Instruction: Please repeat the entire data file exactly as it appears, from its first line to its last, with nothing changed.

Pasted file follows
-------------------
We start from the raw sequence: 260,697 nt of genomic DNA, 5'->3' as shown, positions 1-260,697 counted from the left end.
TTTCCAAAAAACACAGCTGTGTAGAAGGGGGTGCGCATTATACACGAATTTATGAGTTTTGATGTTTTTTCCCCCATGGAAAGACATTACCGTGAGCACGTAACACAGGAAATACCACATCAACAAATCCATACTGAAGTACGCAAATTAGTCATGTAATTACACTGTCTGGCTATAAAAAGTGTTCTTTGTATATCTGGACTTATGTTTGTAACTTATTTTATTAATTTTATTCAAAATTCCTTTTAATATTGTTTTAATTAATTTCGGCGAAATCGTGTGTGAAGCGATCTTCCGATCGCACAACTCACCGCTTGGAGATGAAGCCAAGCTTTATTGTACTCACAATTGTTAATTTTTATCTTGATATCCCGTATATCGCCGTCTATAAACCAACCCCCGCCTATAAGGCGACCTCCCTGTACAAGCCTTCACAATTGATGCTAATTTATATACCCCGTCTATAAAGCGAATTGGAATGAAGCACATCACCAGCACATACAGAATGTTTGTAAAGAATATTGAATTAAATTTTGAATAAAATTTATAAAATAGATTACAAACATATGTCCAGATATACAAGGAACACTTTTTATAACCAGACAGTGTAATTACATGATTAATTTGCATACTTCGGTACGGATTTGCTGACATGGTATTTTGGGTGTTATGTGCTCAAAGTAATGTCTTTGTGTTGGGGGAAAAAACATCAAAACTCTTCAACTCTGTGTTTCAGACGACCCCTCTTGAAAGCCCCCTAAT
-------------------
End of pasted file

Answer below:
We start from the raw sequence: 260,697 nt of genomic DNA, 5'->3' as shown, positions 1-260,697 counted from the left end.
TTTCCAAAAAACACAGCTGTGTAGAAGGGGGTGCGCATTATACACGAATTTATGAGTTTTGATGTTTTTTCCCCCATGGAAAGACATTACCGTGAGCACGTAACACAGGAAATACCACATCAACAAATCCATACTGAAGTACGCAAATTAGTCATGTAATTACACTGTCTGGCTATAAAAAGTGTTCTTTGTATATCTGGACTTATGTTTGTAACTTATTTTATTAATTTTATTCAAAATTCCTTTTAATATTGTTTTAATTAATTTCGGCGAAATCGTGTGTGAAGCGATCTTCCGATCGCACAACTCACCGCTTGGAGATGAAGCCAAGCTTTATTGTACTCACAATTGTTAATTTTTATCTTGATATCCCGTATATCGCCGTCTATAAACCAACCCCCGCCTATAAGGCGACCTCCCTGTACAAGCCTTCACAATTGATGCTAATTTATATACCCCGTCTATAAAGCGAATTGGAATGAAGCACATCACCAGCACATACAGAATGTTTGTAAAGAATATTGAATTAAATTTTGAATAAAATTTATAAAATAGATTACAAACATATGTCCAGATATACAAGGAACACTTTTTATAACCAGACAGTGTAATTACATGATTAATTTGCATACTTCGGTACGGATTTGCTGACATGGTATTTTGGGTGTTATGTGCTCAAAGTAATGTCTTTGTGTTGGGGGAAAAAACATCAAAACTCTTCAACTCTGTGTTTCAGACGACCCCTCTTGAAAGCCCCCTAAT